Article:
Is the right amount of funds being forgiven? The system control is based on the calculation / math in the system. The amount forgiven should match what the system generates based on the application entries submitted by the borrower. The process control has two parts. The first, at the time of initial set up – legal and/or regulatory should sign off on the calculations used to arrive at the forgiveness amount. The second, if the forgiveness amount ultimately ends up being different than what the system calculated, then the difference and the reason for it needs to be documented in a standalone field in the system.
Did the approval process include a review of all relevant documentation, calculation, and verification? The system control should an attestation by the reviewer that they looked at the necessary data and documents and that they were appropriate. The process control should be a signoff within the system that the reviewer approved the loan forgiveness application. Similar to before, this process should also include dual sign off for loans of a certain size.
Is a decision being made to forgive part or none of the loan amount? The system control should be a flag on any application that isn’t being 100% forgiven. The process control should be that if flagged, these applications should follow a separate flow within the system to be reviewed by a more senior member of the team and dual signoff should be required.
Are standardized communications being generated in the system at key points during the application process? The system control should be that these communications are sent to the correct contact in the system who is a liable party to the loan. Borrowers should receive emails at the time of application completion/ submission, when documents are approved or rejected, decision status, and when the forgiveness application is sent to the SBA. The process control for this is to design a communication flow that covers key points, e.g., password resets, submission confirmations, review, confirmations, etc.
Is information being sent directly to the SBA from your loan application system or are team members manually reentering the information? The system control should be setting up integration with the SBA to drastically reduce human error. The process control should be a review of information and documentation before initiating the sending of application data to the SBA.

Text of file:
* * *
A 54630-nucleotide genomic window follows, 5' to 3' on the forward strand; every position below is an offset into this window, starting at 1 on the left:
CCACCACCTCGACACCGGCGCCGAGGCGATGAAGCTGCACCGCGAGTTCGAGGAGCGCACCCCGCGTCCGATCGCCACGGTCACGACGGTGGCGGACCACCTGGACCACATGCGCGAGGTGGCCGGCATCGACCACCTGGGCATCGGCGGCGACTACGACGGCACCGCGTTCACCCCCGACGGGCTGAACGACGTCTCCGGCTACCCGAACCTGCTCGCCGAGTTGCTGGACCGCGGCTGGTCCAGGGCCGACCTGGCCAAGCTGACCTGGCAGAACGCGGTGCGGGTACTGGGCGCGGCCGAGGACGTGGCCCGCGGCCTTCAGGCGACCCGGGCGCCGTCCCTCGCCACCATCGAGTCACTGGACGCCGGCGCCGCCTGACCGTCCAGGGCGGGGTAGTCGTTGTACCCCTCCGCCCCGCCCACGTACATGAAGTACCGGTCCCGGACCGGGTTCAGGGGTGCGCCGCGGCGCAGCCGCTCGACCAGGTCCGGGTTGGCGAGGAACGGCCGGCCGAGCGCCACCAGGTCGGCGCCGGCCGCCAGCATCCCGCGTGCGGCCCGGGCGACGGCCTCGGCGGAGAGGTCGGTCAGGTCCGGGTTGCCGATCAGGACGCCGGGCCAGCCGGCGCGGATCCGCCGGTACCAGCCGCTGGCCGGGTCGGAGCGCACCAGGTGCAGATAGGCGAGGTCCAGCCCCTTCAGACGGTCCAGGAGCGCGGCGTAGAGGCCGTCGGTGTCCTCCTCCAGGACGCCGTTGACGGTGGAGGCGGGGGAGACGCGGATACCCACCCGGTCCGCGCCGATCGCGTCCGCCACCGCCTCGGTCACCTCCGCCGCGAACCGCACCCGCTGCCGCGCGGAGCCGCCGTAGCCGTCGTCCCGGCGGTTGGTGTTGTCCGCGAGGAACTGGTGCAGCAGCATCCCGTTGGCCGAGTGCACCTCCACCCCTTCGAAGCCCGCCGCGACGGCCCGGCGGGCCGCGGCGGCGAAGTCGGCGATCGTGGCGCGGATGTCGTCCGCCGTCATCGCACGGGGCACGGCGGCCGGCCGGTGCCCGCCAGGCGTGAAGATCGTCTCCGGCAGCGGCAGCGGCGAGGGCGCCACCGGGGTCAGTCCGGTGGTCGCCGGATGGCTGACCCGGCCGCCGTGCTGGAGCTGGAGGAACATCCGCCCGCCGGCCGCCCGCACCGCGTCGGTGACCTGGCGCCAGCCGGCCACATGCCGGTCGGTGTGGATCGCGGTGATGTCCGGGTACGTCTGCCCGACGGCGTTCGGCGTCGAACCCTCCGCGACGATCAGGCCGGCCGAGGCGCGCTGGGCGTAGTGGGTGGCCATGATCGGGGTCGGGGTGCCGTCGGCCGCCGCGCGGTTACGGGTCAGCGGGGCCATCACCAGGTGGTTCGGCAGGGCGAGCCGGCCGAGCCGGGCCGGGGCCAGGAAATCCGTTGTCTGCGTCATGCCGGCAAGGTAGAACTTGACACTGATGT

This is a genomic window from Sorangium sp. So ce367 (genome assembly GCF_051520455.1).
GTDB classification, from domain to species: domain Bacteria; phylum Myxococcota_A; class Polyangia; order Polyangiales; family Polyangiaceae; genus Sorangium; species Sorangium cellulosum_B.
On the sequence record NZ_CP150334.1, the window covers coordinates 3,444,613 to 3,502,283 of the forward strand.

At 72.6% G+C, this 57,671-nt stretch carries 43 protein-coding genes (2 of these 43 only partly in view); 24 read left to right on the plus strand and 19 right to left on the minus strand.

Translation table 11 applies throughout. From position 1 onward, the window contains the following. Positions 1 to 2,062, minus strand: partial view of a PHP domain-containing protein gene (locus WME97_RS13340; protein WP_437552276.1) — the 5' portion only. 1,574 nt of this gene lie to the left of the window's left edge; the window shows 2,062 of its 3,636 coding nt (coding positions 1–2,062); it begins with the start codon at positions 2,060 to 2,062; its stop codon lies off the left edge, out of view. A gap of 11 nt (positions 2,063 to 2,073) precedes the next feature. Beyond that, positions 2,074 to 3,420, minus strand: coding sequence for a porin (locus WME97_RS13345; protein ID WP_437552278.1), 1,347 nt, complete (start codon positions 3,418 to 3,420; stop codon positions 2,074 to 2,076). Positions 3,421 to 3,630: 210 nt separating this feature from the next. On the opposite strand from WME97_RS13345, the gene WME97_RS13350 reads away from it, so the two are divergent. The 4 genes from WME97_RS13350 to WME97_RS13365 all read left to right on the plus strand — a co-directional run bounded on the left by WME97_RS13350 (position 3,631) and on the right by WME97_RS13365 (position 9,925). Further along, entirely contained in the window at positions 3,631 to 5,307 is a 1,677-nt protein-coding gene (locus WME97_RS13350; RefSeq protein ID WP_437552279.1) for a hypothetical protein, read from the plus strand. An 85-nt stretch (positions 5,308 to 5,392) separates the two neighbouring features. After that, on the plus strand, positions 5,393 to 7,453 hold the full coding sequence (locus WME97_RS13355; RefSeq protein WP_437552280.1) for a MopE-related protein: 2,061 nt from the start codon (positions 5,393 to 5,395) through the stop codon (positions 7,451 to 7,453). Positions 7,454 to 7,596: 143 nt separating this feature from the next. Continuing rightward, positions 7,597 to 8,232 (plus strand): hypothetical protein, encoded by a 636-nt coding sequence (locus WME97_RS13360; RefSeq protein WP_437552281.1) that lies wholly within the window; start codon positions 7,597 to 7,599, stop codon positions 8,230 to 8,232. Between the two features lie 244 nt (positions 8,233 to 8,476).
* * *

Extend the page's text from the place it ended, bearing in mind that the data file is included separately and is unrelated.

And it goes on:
Once you have the right effective controls in place, your institution must look at how it leverages the reporting functionality available through the system. This reporting should be run on a regular schedule and used to communicate throughout the appropriate teams and leadership on the volume of applications being submitted and reviewed as well as the dollar amounts that are being forgiven. Reports should also be leveraged to mitigate risks by looking at anomalies in applications and/or owners as well as destinations of funds.
By the time you have reviewed and implanted controls and reporting functionality, you should be able to sit across your desk from an examiner and articulate the methodology that your institution followed to grant loans and forgiveness, the controls that were in place to mitigate fraud, and provide reports to back up your statements.
These reports will also become key artifacts during an audit or exam. They can be used to show consistent treatment of borrowers by the bank, prove audit trails, and show the portfolio in aggregate. While reporting is usually a tool used to react to events, it is also an important detective control to use as an alert when something is happening that shouldn’t be.
Be aware: The impact of ensuring the above goes beyond reputational risk and fraud loss. For the first time, regulatory exams will include information requests regarding PPP programs.
Be prepared. Given the fraud that has occurred in the market, it is likely that regulators will be taking a very close look at how PPP applications were reviewed and decisioned, how dollars were tracked, and how forgiveness amounts were determined and ultimately signed off on.
System reporting will make this easier and provide concise and consistent information for your examiners – use it! Prepare a methodology statement that outlines the approach you took to PPP lending and forgiveness. And make sure that client information is householded appropriately so that when a sample of customer information is requested, it is easily accessed and shows the PPP process beginning to end and how it plays into the overall customer relationship.
When the PPP program is ultimately done, the banks that will have been the most successful at mitigating fraud and passing exams will be those that leverage the system controls, processes, and reporting that are available to them. It is the most effective way to manage accompanying PPP risks and to stay out of the news.